Blue Jasmine: Another Rorschach Test

Street CarWoody Allen’s recent films are a scattershot bunch of rorschach tests, and I’ve long given up on caring about any kind of consensus about their quality. I just have to report on what a rare thrill it was to see Blue Jasmine in the same room, BAM’s Harvey Theater, where Cate Blanchett brought her much-loved performance as Blanche in Liv Ullman’s A Streetcar Named Desire – presumably the same theater where Woody saw her, and the wheels started spinning for this script.

Woody’s too much of an institution to go worrying about sixth or seventh drafts, and he’s probably learned that the impeccability you get from refining a script that many times doesn’t win him any more loyalty from viewers. His dialogue written for young, working class people seems like it was outdated a generation ago, and his actors have to play his nonsensical, hairpin turns.

The pleasure I get from all his recent movies is the effortlessness one feels in just how often he almost pulls it off. In this case, Cate Blanchett gorgeously hits all the dramatic marks of Blanche Dubois’ descent, but rewritten as if she were Bernie Madoff’s widow (after the suicide we’re all sort of rooting for), while using that Streetcar story as a framing device to retell the story of her marriage to the great shyster falling apart.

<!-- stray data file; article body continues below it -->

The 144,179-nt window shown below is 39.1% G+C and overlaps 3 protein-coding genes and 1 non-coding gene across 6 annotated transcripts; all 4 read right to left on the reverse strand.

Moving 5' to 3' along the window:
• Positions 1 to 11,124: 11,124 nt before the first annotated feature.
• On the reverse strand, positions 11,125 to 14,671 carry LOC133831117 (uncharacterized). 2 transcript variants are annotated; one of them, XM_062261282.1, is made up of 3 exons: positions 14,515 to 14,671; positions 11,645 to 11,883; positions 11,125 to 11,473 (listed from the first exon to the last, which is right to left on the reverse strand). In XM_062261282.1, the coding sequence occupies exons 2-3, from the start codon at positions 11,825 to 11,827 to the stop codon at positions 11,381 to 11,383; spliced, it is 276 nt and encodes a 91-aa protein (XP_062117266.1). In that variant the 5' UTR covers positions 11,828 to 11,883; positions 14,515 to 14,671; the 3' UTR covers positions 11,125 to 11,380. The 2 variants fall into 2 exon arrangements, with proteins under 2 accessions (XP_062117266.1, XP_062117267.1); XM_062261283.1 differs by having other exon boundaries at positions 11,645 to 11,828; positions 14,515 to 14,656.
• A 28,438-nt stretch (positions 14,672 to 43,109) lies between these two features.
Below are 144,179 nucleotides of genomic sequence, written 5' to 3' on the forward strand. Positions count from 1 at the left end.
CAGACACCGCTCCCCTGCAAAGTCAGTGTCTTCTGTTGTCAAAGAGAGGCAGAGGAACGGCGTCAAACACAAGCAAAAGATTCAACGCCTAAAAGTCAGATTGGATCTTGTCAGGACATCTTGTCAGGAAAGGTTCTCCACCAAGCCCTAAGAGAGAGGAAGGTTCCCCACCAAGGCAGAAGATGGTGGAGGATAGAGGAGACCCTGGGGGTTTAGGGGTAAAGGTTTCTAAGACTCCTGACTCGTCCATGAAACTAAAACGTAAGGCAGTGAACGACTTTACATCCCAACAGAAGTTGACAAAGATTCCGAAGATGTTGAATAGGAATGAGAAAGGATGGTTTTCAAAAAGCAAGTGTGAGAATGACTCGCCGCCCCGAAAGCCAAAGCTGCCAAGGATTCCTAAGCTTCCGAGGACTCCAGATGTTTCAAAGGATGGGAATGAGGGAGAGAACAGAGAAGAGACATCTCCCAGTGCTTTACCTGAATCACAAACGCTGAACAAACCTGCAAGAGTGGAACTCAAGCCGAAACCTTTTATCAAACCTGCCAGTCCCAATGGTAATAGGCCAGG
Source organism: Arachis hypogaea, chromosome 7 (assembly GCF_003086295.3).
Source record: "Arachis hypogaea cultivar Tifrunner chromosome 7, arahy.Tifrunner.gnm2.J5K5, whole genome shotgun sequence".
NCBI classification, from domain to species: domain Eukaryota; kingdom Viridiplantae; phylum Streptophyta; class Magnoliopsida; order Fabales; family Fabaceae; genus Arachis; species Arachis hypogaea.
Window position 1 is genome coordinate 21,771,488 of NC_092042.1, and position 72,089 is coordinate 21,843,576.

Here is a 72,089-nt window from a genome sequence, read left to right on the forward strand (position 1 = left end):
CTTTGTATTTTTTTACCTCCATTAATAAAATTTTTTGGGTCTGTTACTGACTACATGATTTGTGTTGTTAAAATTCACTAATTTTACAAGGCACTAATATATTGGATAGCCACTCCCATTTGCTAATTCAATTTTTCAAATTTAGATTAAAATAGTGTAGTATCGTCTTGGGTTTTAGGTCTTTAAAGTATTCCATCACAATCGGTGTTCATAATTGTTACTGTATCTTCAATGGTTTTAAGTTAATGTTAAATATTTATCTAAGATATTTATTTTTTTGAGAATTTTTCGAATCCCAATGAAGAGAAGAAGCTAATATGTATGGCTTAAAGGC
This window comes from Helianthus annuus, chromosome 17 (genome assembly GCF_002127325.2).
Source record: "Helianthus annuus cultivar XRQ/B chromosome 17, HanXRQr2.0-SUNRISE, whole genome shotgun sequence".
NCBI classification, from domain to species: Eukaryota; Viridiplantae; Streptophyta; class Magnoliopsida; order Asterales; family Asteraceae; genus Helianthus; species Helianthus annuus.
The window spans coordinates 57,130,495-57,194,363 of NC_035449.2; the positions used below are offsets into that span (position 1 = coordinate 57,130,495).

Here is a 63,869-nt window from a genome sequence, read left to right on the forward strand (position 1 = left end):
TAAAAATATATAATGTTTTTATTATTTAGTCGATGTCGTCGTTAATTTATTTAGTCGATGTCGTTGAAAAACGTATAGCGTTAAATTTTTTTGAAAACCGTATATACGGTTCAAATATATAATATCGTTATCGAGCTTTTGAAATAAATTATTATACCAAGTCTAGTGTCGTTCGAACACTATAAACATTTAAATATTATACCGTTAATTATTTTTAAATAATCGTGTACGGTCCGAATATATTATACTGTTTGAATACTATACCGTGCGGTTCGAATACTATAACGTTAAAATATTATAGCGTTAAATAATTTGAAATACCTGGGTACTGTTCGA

Does the acting save this film more completely than it did in "Vicky Christina Barcelona" because the actors were better cast, or because the romantic plot turns were marginally less silly? Look closer!

Does the acting save this film more completely than it did in “Vicky Christina Barcelona” because the actors were better cast, or because the romantic plot turns were marginally less silly? Look closer!

Critics are probably saying that Blanchett, Sally Hawkins, Bobby Cannavale, and (oh my God!) Andrew Dice Clay save Allen’s script – I say “probably” because I haven’t read them, because, one, who cares? And two, any time Allen has a new film out, you only have to read or hear enough about it to know that it doesn’t completely stink to know that it’s worth your evening.

You could also say that Allen’s approach here is more personal and original than, say, trying to reset Streetcar itself as an LIRR Train Named Desire. We get to see Blanche when she owned Belle Reve – when she was already a master of self-deception, and without any excuses for being one. And, it puts her husband’s philandering, and not his financial crimes, front and center in the story of their marriage. She’s a self-absorbed, rich ass-pain, like many Woody has no doubt personally known, who doesn’t exactly deserve her cruel fate, but should have known better – and yet we feel for her.

He’s a genre unto himself. Can we ever tell him he made a substandard Woody Allen movie?

Comments

  1. I thought it was all about Mia Farrow.

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